After reading this post we got our hands on the first set of Bob books, and I have to say, I’m completely tickled to death by them. I was at a loss as to how to help my daughter take the step from letters to words, because I FIND CONFUSING lol — GOOD LORD – How does anyone learn to read!? I digress, but we started with the first couple this weekend and my daughter really did well, although I had to encourage her a lot. She would periodically take a random guess at a word, and I would have to say – that’s a guess, but you don’t need to guess, because you have the tools to figure out the word, etc. etc. I also had to cover the pictures, because she was too good at knowing what the text would say, but that was fine, like a game, I would move my hand when she read the page and she could bask in her success.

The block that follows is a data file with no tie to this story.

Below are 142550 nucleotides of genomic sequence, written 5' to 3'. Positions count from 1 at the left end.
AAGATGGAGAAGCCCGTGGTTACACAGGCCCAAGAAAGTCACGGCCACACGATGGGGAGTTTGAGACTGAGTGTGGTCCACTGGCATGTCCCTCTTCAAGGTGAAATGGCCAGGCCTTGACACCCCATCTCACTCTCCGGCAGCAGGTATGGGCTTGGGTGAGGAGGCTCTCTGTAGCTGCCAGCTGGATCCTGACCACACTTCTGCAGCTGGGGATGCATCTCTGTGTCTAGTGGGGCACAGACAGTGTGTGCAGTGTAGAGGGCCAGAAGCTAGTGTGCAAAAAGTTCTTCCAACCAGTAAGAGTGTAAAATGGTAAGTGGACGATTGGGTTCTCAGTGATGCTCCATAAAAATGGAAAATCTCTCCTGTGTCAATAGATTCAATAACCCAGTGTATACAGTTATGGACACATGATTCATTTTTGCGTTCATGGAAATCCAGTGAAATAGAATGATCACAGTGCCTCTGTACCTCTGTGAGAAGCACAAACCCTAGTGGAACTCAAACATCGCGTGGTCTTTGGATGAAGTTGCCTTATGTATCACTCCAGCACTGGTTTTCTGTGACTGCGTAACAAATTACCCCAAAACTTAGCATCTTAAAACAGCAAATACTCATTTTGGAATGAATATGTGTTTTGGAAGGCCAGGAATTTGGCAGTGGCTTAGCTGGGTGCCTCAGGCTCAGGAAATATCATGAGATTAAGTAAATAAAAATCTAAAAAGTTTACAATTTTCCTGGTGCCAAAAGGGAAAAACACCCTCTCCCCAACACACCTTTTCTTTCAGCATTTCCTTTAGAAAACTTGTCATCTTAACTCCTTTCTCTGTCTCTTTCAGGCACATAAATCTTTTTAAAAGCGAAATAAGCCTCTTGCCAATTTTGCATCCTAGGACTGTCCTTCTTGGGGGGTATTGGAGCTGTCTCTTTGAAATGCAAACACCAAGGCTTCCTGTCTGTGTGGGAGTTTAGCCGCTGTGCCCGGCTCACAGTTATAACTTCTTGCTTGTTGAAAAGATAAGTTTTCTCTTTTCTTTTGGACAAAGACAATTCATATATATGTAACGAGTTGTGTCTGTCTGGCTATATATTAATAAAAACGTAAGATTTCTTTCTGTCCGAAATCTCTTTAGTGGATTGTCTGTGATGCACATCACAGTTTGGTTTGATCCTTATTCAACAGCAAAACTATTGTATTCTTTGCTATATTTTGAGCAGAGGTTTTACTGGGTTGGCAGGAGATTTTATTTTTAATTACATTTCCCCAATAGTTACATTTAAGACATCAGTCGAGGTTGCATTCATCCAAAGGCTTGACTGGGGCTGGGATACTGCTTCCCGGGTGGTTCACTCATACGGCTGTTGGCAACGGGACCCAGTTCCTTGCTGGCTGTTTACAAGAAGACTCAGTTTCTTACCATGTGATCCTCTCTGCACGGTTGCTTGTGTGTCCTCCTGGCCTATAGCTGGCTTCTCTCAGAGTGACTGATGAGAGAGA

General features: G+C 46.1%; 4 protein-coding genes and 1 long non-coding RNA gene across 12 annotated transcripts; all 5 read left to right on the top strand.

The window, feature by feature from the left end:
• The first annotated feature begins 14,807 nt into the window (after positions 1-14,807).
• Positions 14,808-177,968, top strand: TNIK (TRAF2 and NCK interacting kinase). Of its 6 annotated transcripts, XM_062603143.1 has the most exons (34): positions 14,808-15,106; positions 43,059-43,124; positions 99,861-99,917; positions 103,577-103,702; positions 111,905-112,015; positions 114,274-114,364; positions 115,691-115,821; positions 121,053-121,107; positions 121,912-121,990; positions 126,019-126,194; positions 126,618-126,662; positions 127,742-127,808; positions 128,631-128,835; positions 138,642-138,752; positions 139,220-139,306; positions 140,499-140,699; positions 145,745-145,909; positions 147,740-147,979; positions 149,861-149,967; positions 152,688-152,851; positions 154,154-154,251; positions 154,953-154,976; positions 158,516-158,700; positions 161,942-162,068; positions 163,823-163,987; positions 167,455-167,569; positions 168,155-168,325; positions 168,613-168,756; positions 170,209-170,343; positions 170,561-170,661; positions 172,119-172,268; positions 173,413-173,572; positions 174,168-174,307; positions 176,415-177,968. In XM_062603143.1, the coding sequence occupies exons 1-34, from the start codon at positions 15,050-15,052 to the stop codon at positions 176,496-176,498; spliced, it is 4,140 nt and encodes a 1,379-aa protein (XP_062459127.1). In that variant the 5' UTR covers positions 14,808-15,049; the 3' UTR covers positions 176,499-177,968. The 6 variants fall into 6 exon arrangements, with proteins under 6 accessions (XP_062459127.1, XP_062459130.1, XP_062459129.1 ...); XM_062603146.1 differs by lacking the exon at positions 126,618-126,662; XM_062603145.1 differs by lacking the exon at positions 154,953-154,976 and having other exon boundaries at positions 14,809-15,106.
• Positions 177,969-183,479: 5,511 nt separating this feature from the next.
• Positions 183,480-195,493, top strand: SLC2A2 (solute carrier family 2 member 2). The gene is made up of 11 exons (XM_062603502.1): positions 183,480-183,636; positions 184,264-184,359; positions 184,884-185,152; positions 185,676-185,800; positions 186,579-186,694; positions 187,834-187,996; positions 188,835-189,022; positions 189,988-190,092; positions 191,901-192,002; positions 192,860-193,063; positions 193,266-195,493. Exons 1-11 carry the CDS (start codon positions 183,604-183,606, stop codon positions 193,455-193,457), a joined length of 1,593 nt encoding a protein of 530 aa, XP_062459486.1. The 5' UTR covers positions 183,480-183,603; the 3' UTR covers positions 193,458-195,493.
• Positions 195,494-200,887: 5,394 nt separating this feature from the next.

It’s stimulated a lot of interest too — she has been talking about the sounds that letters make around the house for the last 4 days.
    Anyway, thanks for the tip.